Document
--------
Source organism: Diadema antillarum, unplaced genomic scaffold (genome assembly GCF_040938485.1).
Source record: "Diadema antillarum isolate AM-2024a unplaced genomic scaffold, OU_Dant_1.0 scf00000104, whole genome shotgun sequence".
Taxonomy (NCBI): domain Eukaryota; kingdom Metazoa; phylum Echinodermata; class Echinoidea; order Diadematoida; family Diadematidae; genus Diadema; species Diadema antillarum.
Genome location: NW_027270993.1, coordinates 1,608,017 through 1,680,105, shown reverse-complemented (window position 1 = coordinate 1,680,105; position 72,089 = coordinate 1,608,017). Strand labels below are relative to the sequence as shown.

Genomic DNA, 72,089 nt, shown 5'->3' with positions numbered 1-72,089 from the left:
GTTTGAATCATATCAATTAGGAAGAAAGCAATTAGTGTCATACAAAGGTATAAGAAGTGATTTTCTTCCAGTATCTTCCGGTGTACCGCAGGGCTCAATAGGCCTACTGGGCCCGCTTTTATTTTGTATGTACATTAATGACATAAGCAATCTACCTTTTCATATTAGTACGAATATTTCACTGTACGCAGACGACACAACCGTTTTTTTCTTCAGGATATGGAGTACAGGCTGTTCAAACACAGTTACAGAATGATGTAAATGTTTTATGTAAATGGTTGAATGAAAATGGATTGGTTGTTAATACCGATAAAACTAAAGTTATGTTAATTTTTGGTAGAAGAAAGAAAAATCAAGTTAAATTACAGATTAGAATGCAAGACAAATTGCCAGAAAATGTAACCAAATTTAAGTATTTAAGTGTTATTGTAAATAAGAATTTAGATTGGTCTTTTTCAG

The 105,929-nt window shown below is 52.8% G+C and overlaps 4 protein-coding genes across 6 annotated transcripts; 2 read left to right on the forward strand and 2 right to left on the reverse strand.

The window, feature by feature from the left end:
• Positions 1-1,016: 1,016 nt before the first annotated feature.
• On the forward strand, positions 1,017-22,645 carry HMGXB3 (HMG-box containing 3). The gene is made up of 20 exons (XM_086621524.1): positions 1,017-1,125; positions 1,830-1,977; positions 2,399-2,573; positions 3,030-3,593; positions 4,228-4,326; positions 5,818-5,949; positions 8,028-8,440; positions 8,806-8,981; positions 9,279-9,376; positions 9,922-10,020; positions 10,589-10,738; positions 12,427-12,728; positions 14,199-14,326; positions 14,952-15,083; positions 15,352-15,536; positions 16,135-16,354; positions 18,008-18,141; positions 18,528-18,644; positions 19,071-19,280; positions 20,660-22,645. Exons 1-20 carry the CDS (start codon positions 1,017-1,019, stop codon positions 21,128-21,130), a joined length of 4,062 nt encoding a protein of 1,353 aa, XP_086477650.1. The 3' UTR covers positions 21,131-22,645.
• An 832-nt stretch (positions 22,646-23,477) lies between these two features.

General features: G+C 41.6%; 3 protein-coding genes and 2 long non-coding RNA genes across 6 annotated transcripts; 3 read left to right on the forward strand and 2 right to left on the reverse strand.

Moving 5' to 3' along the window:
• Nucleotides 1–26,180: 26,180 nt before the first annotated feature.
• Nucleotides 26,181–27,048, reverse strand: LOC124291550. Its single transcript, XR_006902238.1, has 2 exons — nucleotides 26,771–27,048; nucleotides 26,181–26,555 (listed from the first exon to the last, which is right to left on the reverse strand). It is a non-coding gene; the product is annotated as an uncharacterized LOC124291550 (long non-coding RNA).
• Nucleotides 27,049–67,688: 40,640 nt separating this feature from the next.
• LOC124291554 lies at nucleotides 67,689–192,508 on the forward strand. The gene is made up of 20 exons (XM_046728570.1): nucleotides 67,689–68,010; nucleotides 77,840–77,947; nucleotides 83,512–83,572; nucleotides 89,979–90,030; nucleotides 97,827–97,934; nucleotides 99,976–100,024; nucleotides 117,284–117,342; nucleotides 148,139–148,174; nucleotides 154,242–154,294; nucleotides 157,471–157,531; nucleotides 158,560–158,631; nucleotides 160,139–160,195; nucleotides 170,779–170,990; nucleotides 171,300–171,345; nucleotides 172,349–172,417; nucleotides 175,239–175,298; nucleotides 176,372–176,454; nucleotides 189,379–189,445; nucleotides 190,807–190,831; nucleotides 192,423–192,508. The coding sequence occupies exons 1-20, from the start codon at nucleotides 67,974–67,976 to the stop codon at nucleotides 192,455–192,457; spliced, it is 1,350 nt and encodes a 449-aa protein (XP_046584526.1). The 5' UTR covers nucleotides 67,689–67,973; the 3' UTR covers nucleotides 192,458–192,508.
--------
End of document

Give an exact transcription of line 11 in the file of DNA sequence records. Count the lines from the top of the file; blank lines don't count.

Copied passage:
• An 832-nt stretch (positions 22,646-23,477) lies between these two features.